Reconciliation Week special: Indigenous mentors inspire and build confidence

Two women standing side by side, smiling at the camera. In the background is an Australian Aboriginal flag

Victoria (right) with Indigenous Mentor Sarah Davidson

This story was first published on Wednesday 29 May 2019. If you wish to use this content, please contact to confirm that the information is still current.

The following stories, all from Western Australia, are by women who transformed their own and their family’s lives with the help of jobactive Indigenous mentors.

Jobactive providers across Australia employ Indigenous mentors who play a vital role supporting Aboriginal and Torres Strait Islander people with culturally appropriate career advice in a positive environment.

Victoria's story

Victoria is a survivor with a bright future. After leaving an abusive relationship, living with a relative with substance abuse issues, and caring for her terminally ill father, she connected with Indigenous Mentor Sarah Davidson. Victoria is now establishing a thriving career in mining. 

When her father passed away, Victoria made contact with Kambarang Place, an Indigenous women’s refuge. 

“They took me in, looked after me, supported me in everything and provided counselling. I cried a lot. I was with them for just over three months until they assisted me in finding me somewhere to live,” Victoria said.

The refuge encouraged Victoria to start an Indigenous program Yira Yarkiny (meaning ‘To stand tall’)  and to work with Sarah.

“Sarah asked me if I would be interested in fly-in fly-out mining work as a peggy worker. I thought why not!” Victoria said. 

A peggy worker performs a range of roles at a mining site, including cleaning crib rooms and transporting workers from camp to site.

“With Sarah’s support I updated my resume and was amazed I was offered an interview right away. Sarah asked me if I wanted and needed support for my interview and offered to drive me there. I met with the employer and, after the interview, I was told I was successful and that I got the job.”

After completing the medical tests and online induction, Victoria started on her first job at a Cloud Break Mine and received positive feedback from her employer.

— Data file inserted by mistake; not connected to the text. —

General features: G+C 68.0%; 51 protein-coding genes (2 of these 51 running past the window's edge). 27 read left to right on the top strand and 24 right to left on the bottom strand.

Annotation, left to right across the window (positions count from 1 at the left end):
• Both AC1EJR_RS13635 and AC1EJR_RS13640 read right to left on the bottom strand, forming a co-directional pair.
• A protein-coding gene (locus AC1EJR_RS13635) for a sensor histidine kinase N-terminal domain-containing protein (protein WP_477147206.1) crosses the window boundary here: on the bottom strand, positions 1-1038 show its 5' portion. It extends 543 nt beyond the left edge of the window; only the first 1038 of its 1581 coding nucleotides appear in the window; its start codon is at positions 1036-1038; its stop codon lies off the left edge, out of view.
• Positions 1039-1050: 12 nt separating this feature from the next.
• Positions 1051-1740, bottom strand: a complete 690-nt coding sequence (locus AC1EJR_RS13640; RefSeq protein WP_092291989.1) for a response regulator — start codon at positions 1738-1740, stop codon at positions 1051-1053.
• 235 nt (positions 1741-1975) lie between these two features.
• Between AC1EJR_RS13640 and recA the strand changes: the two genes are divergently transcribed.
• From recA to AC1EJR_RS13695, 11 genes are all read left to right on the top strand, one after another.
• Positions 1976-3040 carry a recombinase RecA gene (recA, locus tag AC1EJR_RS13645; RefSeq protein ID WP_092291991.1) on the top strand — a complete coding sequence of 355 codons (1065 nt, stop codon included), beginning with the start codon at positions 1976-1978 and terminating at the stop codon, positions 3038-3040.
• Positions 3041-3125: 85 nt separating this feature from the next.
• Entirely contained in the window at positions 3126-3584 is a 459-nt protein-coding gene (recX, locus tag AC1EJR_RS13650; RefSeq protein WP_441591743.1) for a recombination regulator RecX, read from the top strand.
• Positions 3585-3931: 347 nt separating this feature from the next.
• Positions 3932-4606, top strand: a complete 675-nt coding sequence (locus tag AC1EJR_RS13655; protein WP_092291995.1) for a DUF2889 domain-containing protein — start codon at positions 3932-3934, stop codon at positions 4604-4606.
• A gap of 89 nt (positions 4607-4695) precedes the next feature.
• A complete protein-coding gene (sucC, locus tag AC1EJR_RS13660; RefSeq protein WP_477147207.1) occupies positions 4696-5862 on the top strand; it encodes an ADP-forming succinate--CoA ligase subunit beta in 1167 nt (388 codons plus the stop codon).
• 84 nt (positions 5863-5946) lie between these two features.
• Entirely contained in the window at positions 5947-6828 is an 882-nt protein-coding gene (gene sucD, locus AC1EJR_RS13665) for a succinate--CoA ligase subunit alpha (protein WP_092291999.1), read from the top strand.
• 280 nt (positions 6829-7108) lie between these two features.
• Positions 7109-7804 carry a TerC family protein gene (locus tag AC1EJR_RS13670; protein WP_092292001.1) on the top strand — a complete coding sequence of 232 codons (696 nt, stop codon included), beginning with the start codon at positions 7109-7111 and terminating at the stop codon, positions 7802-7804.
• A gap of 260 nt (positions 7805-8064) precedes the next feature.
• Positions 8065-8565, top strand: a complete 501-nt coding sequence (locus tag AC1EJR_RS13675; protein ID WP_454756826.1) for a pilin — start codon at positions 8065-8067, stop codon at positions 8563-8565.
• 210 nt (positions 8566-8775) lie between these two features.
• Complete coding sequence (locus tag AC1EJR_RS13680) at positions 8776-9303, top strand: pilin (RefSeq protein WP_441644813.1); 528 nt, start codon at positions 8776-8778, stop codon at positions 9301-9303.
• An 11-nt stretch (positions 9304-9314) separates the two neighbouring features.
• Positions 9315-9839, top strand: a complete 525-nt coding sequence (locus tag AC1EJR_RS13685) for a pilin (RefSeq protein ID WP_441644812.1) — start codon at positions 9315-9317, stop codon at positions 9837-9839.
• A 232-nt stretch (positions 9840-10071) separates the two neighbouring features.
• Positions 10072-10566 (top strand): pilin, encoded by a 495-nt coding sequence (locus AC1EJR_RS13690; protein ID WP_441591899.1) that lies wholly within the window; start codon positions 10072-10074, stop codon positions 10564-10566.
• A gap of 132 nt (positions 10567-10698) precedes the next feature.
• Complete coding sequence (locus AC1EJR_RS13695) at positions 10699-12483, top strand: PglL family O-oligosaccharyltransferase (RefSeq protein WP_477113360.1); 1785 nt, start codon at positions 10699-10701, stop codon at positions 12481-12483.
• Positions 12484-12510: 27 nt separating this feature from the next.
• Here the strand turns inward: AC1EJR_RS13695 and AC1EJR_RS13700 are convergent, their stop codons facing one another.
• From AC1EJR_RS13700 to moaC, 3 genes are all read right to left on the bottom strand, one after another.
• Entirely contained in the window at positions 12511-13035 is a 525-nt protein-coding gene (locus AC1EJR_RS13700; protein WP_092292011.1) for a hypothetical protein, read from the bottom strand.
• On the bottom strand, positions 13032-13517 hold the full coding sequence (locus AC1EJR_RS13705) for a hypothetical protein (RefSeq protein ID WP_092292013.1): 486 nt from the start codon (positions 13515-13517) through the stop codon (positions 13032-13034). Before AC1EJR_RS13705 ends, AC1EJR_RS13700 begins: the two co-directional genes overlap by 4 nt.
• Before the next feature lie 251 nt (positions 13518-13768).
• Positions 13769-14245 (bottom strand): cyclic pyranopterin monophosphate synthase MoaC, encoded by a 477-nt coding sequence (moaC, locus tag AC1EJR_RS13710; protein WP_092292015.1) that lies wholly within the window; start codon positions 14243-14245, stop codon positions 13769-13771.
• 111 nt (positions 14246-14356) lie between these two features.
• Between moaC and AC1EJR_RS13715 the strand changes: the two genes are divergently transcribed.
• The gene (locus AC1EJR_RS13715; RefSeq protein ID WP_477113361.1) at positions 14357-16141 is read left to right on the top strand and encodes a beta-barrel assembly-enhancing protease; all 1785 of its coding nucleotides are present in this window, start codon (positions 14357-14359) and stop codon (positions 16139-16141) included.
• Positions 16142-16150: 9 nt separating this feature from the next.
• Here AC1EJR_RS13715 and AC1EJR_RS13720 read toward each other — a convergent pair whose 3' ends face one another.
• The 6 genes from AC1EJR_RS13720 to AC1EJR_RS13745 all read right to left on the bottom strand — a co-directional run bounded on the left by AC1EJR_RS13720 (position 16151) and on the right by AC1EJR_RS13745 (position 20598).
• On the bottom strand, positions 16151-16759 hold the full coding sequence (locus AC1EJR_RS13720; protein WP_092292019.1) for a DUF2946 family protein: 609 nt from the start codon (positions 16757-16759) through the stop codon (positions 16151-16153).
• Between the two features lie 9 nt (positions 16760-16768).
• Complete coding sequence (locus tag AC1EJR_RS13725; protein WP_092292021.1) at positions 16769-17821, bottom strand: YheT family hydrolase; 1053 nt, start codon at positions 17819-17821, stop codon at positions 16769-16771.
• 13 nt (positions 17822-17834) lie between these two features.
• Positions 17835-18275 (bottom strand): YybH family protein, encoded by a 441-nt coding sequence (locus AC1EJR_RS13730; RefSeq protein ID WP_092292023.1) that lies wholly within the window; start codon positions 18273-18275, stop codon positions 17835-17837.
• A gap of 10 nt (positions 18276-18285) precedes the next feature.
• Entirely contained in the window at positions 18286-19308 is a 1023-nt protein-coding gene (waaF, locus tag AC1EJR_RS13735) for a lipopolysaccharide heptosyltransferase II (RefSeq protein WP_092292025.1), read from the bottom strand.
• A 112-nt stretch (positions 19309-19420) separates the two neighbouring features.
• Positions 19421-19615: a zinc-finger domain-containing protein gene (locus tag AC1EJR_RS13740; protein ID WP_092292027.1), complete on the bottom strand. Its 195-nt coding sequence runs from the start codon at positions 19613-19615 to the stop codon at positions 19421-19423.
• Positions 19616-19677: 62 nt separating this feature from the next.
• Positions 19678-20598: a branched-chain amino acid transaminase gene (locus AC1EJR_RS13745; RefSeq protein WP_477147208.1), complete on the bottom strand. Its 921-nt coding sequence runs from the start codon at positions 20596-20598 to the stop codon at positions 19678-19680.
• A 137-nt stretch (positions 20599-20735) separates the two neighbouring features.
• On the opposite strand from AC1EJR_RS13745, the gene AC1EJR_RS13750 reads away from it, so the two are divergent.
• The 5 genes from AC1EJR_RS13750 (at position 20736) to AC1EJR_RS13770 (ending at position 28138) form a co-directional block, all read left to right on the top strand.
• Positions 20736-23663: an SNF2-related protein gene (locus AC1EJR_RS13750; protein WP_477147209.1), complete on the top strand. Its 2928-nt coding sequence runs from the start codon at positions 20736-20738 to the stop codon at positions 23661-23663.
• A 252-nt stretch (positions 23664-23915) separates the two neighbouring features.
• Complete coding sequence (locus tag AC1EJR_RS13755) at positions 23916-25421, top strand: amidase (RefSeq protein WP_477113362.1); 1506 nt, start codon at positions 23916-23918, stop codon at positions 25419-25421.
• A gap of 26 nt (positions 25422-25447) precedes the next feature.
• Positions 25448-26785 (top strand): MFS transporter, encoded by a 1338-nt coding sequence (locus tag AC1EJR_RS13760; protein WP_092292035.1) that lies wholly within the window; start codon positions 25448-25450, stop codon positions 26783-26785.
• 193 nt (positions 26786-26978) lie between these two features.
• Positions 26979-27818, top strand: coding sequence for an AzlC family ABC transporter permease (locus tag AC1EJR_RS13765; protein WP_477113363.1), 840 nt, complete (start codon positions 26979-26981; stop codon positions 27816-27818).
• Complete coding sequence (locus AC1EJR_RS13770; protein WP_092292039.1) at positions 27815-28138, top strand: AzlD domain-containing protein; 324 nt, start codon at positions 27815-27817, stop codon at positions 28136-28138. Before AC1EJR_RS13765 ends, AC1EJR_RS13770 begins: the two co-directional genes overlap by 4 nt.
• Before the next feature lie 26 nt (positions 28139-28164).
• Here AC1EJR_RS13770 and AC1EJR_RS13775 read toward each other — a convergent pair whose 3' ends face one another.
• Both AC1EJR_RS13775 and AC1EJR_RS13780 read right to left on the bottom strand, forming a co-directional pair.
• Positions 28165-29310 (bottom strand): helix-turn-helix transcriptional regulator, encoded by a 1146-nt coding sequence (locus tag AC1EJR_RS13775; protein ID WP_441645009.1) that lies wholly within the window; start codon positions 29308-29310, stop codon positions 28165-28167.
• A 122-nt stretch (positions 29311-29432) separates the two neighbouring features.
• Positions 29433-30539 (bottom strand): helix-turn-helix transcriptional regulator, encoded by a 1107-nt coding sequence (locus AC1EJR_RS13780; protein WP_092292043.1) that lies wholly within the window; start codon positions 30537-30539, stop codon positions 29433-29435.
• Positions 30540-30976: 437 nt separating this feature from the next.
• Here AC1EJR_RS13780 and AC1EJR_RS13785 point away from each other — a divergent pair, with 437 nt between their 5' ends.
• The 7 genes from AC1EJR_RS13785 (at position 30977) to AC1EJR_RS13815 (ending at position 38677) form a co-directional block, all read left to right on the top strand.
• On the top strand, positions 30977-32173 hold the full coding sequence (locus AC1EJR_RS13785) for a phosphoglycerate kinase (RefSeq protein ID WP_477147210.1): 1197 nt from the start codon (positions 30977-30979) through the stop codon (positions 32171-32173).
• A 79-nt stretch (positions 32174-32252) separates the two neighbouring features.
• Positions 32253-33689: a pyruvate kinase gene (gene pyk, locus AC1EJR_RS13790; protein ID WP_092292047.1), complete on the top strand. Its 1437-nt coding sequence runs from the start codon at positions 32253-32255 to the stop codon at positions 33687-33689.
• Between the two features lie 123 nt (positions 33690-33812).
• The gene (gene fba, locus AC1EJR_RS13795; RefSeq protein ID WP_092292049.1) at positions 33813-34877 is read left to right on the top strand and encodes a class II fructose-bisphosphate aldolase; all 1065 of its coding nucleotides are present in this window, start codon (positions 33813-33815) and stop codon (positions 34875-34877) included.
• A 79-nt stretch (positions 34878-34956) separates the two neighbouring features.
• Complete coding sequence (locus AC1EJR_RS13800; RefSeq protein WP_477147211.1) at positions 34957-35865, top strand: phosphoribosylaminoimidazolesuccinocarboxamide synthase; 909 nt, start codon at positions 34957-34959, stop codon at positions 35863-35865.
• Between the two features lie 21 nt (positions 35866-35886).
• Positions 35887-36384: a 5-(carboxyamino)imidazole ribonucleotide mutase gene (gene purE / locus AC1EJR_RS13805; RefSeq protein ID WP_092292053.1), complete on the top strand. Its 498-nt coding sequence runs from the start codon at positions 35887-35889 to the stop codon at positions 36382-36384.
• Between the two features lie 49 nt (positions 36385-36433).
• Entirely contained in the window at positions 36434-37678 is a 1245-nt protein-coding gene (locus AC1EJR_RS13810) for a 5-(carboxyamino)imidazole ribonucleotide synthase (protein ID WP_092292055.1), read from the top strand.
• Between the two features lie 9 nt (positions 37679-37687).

“I loved it! I had a few hiccups along the way with racism. I knew right then with the support the mining company gave me and the support from Sarah that they were the right company for me. It was dealt with in an amazing manner.”

Her employer has continued to put her forward for more jobs and she has been given further training, including working at heights, confined spaces, gas testing and fire emergency response, so she can apply for trades assistant roles.

“Overall, I’m loving life at the moment and so proud of who I am and who I have become. I am a proud Aboriginal woman. Believe in yourself because it can happen. It has to me.”

Victoria’s jobactive provider is ESG Matchworks in Gosnells, Western Australia.

Tina's story 

Tina is now a valued member of the housekeeping team at a local hotel

Tina, a stay-at-home mum, connected with Indigenous Mentor Kerrie Stones in Kalgoorlie, who helped her prepare an impressive resume to gain her first job at the local Rydges hotel.

Not having any work history, Tina needed Kerrie’s encouragement and support to build her confidence and communication skills to help her look for a job. Together, they discussed the local job market and prepared a resume targeting roles in hospitality and cleaning.

In talking with Kerrie, Tina discovered that her organisational, time management and cleaning skills, gained while caring for her family, were valued by employers. They also worked together to build up Tina’s self-confidence and communication skills. 

Through her contacts with local businesses, Kerrie brokered a trial opportunity with a hotel housekeeping team. 

Although she was initially nervous, Tina made a great impression and was soon offered a job. Six months on and Tina has been steadily increasing her hours and is a valued member of the housekeeping team.

“I’m really loving working and the work I’m doing. MAX really helped me find a job in something I really love doing when I didn’t think I would be given a chance. I’m very happy.”

Tina’s jobactive provider is MAX Employment, Kalgoorlie.

Sarah' story

Sarah Bell is a single parent to five children and had been a stay-at-home mum for 10 years. With the help of Indigenous Mentor Joey, she finished a traineeship and is now an apprentice boilermaker.

Joey explained that even though she had no work history, he could see that Sarah had a lot of potential and just needed help figuring out her goals and gaining the confidence to apply for work.

“We sat down together and talked about her goals for her future and her children’s future,” Joey said. 

“Sarah decided to explore the option of a traineeship in the mining industry. I helped her prepare her job application and provided regular support to help her build her self-esteem and confidence ahead of the interview.” 

Joey accessed the Employment Fund to purchase work-suitable clothing for Sarah and provide fuel assistance to help her travel to the interview.

After the interview, Sarah was offered a 12-week traineeship. She received top marks and was then offered an apprenticeship in a trade of her choice.

“The whole process was a bit nerve-wracking for me, but I was able to call Joey anytime to talk through my worries. He helped me to believe in myself and start a new chapter in my life,” Sarah said.

“I chose to do the boilermaker apprenticeship because I already had the qualification of a trade assistant. This upgraded my skills, and I wanted to be an inspiration to my five children.” 

Sarah’s jobactive provider is Salvation Army Employment Plus in Bunbury, Western Australia.

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Correct at time of publication.